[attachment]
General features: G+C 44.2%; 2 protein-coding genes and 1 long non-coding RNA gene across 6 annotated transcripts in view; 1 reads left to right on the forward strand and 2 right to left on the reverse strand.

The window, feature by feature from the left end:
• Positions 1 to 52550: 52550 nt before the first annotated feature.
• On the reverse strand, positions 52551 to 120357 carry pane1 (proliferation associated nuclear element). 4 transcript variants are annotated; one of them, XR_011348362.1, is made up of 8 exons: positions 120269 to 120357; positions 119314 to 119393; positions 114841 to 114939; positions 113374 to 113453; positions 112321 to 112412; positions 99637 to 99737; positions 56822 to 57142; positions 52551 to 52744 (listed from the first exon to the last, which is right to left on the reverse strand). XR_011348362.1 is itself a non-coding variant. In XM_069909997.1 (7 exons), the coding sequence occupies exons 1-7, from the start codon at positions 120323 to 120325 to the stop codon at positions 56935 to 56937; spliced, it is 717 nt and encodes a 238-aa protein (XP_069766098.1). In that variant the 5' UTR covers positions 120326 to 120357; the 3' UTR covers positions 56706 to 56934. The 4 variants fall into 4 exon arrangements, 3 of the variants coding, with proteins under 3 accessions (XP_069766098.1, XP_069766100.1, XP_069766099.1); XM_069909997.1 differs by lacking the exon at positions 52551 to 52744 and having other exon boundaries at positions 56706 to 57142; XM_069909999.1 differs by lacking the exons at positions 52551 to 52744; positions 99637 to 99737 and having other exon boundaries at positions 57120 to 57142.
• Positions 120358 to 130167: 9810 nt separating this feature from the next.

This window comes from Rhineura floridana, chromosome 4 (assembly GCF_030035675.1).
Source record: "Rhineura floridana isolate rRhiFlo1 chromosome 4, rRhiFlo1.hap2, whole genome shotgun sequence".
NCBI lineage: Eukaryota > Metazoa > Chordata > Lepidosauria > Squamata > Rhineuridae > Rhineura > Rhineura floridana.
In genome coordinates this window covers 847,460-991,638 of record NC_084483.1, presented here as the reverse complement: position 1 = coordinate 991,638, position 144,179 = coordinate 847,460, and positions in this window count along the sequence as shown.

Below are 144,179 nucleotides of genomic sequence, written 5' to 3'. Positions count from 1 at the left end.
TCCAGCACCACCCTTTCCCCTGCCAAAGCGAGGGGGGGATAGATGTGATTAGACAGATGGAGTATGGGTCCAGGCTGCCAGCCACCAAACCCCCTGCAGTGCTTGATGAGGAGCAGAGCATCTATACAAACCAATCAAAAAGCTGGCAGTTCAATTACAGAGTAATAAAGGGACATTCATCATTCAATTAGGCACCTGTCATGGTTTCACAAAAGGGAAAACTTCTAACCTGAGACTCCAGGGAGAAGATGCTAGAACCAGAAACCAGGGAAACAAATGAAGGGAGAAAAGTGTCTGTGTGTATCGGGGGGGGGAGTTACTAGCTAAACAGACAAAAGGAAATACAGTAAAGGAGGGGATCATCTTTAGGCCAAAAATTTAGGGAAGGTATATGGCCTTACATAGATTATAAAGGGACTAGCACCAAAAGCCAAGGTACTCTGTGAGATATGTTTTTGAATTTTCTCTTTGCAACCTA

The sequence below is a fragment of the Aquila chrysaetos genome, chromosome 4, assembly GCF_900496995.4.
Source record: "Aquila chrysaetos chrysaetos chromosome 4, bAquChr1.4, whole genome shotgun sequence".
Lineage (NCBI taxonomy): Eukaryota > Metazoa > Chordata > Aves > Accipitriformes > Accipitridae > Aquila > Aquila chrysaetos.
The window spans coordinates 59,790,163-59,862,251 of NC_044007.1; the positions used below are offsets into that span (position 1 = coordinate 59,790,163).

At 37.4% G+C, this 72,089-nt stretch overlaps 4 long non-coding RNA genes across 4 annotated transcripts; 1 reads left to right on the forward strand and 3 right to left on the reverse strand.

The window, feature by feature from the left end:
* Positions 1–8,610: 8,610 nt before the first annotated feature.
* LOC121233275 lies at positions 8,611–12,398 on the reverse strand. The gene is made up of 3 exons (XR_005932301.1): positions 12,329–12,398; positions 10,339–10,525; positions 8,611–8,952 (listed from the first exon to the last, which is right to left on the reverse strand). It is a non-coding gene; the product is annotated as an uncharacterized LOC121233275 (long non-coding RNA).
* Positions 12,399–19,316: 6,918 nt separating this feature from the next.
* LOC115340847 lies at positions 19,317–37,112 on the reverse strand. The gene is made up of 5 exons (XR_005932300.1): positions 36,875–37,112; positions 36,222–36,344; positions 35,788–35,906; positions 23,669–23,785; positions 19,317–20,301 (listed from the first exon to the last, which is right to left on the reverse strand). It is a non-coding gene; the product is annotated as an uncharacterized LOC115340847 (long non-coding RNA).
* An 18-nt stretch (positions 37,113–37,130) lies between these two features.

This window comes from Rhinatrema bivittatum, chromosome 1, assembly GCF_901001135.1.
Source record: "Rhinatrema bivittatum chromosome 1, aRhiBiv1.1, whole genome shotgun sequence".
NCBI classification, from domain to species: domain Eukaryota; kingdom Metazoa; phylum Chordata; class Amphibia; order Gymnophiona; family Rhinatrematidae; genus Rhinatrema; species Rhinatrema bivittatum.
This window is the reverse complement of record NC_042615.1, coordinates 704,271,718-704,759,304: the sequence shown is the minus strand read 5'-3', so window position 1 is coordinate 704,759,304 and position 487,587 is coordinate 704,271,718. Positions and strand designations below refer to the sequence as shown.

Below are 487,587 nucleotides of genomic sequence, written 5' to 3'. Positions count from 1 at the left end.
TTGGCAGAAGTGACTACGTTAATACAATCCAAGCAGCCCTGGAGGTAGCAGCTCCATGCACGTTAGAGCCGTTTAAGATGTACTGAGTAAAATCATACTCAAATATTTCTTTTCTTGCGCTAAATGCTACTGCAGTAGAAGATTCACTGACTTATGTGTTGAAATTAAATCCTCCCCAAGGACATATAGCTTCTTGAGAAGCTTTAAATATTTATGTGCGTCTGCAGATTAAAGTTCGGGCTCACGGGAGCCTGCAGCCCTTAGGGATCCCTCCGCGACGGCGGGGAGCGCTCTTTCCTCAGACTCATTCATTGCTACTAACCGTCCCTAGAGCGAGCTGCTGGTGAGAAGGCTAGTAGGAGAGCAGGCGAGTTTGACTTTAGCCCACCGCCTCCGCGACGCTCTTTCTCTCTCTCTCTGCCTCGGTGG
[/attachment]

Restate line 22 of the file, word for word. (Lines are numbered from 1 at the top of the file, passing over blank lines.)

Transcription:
* An 18-nt stretch (positions 37,113–37,130) lies between these two features.